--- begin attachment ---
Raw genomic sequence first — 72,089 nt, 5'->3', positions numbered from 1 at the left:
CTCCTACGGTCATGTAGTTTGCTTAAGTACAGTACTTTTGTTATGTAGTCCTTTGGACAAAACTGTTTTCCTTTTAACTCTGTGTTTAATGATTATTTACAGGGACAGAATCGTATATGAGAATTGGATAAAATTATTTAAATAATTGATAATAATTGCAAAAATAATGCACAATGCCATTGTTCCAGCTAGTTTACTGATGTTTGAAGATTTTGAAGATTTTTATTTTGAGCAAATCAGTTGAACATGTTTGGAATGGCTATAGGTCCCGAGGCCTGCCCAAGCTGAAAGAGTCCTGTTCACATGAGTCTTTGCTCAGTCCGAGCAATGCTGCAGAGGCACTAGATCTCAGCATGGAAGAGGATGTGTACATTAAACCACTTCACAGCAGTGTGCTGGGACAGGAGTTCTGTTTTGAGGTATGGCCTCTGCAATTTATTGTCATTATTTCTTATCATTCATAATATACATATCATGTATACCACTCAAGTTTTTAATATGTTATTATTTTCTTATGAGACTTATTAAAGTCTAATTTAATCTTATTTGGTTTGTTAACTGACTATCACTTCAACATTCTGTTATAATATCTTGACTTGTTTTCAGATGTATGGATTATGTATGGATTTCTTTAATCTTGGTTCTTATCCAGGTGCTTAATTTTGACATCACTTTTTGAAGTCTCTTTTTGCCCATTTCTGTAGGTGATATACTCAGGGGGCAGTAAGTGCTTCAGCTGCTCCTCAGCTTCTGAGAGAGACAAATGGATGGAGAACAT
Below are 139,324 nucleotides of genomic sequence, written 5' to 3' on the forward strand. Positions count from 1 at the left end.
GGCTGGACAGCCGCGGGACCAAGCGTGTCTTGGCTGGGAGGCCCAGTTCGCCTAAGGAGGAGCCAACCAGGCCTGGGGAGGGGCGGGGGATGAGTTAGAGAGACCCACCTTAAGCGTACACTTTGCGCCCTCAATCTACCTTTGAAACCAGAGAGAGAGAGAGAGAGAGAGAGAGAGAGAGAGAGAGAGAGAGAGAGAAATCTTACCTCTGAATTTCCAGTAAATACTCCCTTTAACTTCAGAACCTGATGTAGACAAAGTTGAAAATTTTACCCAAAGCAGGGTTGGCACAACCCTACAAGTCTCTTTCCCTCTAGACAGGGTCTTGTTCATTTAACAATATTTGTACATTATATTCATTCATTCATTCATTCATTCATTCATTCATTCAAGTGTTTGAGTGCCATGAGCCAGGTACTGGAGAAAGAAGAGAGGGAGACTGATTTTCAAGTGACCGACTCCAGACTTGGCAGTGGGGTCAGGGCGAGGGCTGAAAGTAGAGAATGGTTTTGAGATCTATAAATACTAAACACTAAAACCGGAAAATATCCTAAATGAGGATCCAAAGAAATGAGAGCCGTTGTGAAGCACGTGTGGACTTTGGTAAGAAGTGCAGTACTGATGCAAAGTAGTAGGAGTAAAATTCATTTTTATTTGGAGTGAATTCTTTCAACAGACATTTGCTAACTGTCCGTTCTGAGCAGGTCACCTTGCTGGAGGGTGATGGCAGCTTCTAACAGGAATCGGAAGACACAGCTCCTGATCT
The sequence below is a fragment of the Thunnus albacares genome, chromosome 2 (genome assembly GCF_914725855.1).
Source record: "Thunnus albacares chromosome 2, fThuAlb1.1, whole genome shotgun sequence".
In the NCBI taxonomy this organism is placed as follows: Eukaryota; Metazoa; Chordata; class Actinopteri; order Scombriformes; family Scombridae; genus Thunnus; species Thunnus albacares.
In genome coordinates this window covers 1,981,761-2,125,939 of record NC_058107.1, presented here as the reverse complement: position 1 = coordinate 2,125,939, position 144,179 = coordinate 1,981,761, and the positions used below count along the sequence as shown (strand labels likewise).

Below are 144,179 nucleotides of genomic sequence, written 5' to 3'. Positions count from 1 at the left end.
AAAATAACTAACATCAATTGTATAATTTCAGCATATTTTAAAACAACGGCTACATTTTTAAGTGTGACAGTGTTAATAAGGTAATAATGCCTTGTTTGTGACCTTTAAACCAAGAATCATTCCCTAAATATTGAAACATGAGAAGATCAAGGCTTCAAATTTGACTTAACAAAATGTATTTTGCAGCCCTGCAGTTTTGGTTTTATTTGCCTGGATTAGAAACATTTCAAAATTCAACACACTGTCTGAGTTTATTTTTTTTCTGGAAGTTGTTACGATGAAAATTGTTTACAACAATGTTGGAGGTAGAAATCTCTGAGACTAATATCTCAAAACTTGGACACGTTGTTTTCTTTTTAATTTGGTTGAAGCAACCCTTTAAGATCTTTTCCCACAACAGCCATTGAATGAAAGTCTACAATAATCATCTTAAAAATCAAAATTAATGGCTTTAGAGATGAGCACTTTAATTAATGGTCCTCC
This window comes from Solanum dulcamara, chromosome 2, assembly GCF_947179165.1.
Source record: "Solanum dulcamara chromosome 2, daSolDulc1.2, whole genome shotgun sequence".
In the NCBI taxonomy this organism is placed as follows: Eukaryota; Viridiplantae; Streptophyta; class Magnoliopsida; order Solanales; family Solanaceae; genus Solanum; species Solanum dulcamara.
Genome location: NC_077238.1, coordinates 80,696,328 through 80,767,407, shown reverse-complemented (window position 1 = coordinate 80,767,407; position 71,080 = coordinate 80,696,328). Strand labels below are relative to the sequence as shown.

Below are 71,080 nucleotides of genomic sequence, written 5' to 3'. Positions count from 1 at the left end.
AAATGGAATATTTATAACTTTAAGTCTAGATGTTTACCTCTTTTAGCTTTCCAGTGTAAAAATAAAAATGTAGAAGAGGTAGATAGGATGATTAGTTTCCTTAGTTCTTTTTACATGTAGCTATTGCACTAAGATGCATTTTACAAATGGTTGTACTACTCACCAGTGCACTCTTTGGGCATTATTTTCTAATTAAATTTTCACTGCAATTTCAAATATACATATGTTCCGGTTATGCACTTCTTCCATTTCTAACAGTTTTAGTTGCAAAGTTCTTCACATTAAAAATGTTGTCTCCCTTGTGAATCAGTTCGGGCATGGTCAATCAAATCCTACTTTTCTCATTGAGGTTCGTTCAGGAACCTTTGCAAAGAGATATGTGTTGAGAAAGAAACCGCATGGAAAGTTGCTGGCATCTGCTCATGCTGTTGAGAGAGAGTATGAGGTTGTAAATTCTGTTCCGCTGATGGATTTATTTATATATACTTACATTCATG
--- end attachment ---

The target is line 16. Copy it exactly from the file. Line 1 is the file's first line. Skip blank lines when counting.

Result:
AAATGGAATATTTATAACTTTAAGTCTAGATGTTTACCTCTTTTAGCTTTCCAGTGTAAAAATAAAAATGTAGAAGAGGTAGATAGGATGATTAGTTTCCTTAGTTCTTTTTACATGTAGCTATTGCACTAAGATGCATTTTACAAATGGTTGTACTACTCACCAGTGCACTCTTTGGGCATTATTTTCTAATTAAATTTTCACTGCAATTTCAAATATACATATGTTCCGGTTATGCACTTCTTCCATTTCTAACAGTTTTAGTTGCAAAGTTCTTCACATTAAAAATGTTGTCTCCCTTGTGAATCAGTTCGGGCATGGTCAATCAAATCCTACTTTTCTCATTGAGGTTCGTTCAGGAACCTTTGCAAAGAGATATGTGTTGAGAAAGAAACCGCATGGAAAGTTGCTGGCATCTGCTCATGCTGTTGAGAGAGAGTATGAGGTTGTAAATTCTGTTCCGCTGATGGATTTATTTATATATACTTACATTCATG